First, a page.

The Red Sox' winning streak has ended at three after a 3-2 loss that saw them somehow produce just two runs on thirteen hits.
We've seen the Red Sox' bats go quiet before, but this was a throwback to the early days of the season, when Boston's offensive failures were less a matter of quality and more a matter of timing. They would hit, they would get on base, and then they'd never score runs.
That's certainly what happened tonight, though it wasn't just about bad timing. There was also bad baserunning involved. That showed up as early as the second inning, when Xander Bogaerts was thrown out at second trying to stretch a single into two bases. Already by the start of the third they had put three men on base and left them there.
Amusingly enough, not even the first Boston run was the result of timely hitting. Instead, it was just a big swing from David Ortiz on the first pitch of the fourth inning. It was one of those shots that earned a leisurely stroll out of the batter's box from Papi, who had no doubt where the ball was going to land. The Red Sox would still manage some waste in the fourth, though, stranding Xander Bogaerts after his second hit of the night, then having David Ortiz ground into a double play with the bases loaded to end the fifth.
Where the Red Sox had been making the least of their many baserunners, the Astros made the most of their few. Jake Peavy allowed just the one hit in his first two innings of work, but after surrendering a two-out double to Jose Altuve in the third it was a two-run homer just beyond the reach of a leaping Mookie Betts that gave Houston an early lead. The math just doesn't seem quite right: five hits including a homer for Boston, three hits including a homer for Houston, and a 2-1 lead for the Astros.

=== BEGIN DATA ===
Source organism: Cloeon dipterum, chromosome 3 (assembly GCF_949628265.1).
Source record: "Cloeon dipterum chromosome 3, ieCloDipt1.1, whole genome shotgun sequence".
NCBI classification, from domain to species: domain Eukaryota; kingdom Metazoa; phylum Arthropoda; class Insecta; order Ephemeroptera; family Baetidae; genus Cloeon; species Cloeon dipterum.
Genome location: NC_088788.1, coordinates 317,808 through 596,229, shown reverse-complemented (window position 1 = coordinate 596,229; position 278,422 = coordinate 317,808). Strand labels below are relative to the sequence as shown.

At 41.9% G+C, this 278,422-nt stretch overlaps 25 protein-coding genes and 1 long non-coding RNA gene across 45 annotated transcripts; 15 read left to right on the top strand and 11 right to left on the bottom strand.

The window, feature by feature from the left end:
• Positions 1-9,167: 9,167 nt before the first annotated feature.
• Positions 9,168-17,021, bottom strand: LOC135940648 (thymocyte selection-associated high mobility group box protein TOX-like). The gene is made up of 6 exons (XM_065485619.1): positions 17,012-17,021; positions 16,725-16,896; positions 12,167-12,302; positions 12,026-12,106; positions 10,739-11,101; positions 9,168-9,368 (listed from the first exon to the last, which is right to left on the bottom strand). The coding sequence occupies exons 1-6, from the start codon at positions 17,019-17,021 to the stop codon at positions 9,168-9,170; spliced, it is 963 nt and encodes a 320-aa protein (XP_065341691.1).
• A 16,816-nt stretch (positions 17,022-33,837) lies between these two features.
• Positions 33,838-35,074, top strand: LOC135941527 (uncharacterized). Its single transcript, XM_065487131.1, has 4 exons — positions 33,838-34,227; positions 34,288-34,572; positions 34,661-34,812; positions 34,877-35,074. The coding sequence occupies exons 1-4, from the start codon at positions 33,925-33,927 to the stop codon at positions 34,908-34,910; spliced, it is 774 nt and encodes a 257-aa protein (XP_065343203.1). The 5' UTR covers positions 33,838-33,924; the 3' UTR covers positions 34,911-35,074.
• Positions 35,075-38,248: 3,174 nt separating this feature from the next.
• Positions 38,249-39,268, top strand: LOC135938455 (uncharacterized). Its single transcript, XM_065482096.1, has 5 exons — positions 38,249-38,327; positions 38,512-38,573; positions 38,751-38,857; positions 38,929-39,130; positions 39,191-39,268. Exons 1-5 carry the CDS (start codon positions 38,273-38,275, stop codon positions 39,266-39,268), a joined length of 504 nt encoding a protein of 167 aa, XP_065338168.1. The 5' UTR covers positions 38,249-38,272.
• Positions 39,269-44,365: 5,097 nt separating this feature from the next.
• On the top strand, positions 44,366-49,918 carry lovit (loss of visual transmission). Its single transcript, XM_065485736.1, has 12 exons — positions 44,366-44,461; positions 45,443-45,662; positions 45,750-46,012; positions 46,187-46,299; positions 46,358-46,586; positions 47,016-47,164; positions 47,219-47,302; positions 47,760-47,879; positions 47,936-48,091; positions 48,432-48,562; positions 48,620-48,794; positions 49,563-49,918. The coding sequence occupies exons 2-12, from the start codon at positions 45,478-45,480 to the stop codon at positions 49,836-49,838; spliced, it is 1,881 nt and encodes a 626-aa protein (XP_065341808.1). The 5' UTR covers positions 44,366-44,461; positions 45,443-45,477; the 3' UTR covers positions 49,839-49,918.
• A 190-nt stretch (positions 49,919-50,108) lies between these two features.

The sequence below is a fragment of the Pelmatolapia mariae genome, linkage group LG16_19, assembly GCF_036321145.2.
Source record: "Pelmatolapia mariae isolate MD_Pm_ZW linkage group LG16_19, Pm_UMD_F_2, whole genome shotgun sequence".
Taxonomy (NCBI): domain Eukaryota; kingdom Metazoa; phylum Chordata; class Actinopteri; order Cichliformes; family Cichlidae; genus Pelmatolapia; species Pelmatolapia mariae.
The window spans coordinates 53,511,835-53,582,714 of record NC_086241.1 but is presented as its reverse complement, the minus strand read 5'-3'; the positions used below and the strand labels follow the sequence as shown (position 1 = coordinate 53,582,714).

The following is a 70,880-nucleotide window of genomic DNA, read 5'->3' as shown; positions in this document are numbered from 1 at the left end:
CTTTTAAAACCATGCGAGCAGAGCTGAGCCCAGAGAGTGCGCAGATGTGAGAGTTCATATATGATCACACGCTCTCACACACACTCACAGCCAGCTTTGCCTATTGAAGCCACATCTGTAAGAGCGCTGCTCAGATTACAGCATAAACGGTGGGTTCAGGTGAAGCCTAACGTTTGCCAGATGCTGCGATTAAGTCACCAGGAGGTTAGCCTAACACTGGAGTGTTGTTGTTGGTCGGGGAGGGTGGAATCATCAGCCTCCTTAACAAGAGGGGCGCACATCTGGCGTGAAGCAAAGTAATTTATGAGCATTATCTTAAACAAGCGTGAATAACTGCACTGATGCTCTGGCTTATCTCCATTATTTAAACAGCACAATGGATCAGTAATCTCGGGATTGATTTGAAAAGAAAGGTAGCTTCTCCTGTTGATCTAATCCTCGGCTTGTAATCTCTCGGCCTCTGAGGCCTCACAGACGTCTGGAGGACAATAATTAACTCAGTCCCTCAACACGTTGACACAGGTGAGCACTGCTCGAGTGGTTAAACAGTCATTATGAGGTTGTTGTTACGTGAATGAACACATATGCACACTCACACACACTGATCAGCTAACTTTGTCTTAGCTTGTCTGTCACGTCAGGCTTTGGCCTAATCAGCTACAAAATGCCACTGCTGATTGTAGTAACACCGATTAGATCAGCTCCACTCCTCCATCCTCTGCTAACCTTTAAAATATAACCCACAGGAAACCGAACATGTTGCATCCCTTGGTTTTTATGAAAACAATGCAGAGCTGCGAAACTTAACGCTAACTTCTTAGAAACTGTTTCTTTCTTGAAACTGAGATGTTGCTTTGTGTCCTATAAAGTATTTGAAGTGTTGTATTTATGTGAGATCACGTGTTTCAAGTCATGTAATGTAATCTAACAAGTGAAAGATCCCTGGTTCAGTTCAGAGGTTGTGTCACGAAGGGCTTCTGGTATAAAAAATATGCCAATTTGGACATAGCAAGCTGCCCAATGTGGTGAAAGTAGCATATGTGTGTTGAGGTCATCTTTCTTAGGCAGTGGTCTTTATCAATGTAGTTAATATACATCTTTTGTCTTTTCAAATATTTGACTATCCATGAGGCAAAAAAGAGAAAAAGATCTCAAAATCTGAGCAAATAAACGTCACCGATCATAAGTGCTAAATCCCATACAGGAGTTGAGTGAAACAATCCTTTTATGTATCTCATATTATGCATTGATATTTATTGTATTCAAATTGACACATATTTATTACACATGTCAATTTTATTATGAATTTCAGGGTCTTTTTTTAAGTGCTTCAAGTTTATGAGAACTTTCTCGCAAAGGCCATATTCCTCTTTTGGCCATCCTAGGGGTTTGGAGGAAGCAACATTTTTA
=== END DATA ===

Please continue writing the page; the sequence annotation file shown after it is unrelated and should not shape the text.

The Red Sox would finally manage to convert another baserunner into a run in the seventh inning, this time taking advantage of a pair of leadoff hits when Dustin Pedroia hit a sacrifice fly to bring Jackie Bradley Jr. in from third. Once again, though, the Red Sox would manage to strand a pair, leaving both Mookie Betts and David Ortiz on base.
The waste would cost them. John Farrell tried to get one more inning out of his starter, but Jake Peavy allowed a double to open the eighth and was quickly pulled for Andrew Miller. Miller managed to get two outs, intentionally walking George Springer in the process, but was pulled for Junichi Tazawa without being given the chance to get a third. Tazawa didn't exactly fail in his task, getting Chris Carter to hit a weak chopper towards short, but Brock Holt had to go a ways to get to it, and his awkward flip to second pulled Dustin Pedroia away, allowing the go-ahead run to come in from third.
The Red Sox, of course, still had a chance to win it in the ninth. That's what this game was about, after all: wasted chances. A pair of one-out singles put them in prime position to tie the game, but Dustin Pedroia went chasing after an outside pitch and grounded into a double play which easily held up under replay scrutiny, ending Boston's night of frustration in fitting fashion.